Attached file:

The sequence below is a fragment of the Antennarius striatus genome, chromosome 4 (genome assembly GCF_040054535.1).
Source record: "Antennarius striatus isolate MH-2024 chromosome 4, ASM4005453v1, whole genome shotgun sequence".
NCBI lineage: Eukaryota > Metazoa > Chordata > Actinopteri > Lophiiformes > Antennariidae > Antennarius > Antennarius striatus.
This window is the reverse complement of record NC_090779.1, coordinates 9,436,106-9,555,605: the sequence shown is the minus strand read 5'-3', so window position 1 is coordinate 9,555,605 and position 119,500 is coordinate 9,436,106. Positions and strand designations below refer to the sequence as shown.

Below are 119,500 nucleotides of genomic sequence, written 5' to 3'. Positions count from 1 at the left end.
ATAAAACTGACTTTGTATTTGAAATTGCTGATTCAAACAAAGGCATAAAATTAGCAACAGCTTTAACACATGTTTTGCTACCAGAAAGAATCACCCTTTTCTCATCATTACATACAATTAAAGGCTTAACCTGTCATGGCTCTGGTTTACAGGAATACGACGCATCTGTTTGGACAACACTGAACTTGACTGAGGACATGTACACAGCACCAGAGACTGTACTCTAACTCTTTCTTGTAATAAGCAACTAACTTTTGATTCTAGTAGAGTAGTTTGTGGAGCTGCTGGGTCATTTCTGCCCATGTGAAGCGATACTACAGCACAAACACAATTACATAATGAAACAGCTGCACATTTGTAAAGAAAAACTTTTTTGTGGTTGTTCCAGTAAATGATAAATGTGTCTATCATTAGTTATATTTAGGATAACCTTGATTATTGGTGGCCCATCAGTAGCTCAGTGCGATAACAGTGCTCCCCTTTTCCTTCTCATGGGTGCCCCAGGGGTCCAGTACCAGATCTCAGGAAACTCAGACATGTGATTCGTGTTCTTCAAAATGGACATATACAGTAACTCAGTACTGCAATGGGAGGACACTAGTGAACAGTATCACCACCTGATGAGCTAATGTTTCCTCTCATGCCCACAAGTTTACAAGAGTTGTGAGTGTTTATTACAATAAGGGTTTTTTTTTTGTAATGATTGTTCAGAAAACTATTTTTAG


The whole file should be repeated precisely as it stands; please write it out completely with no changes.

The sequence below is a fragment of the Antennarius striatus genome, chromosome 4 (genome assembly GCF_040054535.1).
Source record: "Antennarius striatus isolate MH-2024 chromosome 4, ASM4005453v1, whole genome shotgun sequence".
NCBI lineage: Eukaryota > Metazoa > Chordata > Actinopteri > Lophiiformes > Antennariidae > Antennarius > Antennarius striatus.
This window is the reverse complement of record NC_090779.1, coordinates 9,436,106-9,555,605: the sequence shown is the minus strand read 5'-3', so window position 1 is coordinate 9,555,605 and position 119,500 is coordinate 9,436,106. Positions and strand designations below refer to the sequence as shown.

Below are 119,500 nucleotides of genomic sequence, written 5' to 3'. Positions count from 1 at the left end.
ATAAAACTGACTTTGTATTTGAAATTGCTGATTCAAACAAAGGCATAAAATTAGCAACAGCTTTAACACATGTTTTGCTACCAGAAAGAATCACCCTTTTCTCATCATTACATACAATTAAAGGCTTAACCTGTCATGGCTCTGGTTTACAGGAATACGACGCATCTGTTTGGACAACACTGAACTTGACTGAGGACATGTACACAGCACCAGAGACTGTACTCTAACTCTTTCTTGTAATAAGCAACTAACTTTTGATTCTAGTAGAGTAGTTTGTGGAGCTGCTGGGTCATTTCTGCCCATGTGAAGCGATACTACAGCACAAACACAATTACATAATGAAACAGCTGCACATTTGTAAAGAAAAACTTTTTTGTGGTTGTTCCAGTAAATGATAAATGTGTCTATCATTAGTTATATTTAGGATAACCTTGATTATTGGTGGCCCATCAGTAGCTCAGTGCGATAACAGTGCTCCCCTTTTCCTTCTCATGGGTGCCCCAGGGGTCCAGTACCAGATCTCAGGAAACTCAGACATGTGATTCGTGTTCTTCAAAATGGACATATACAGTAACTCAGTACTGCAATGGGAGGACACTAGTGAACAGTATCACCACCTGATGAGCTAATGTTTCCTCTCATGCCCACAAGTTTACAAGAGTTGTGAGTGTTTATTACAATAAGGGTTTTTTTTTTGTAATGATTGTTCAGAAAACTATTTTTAG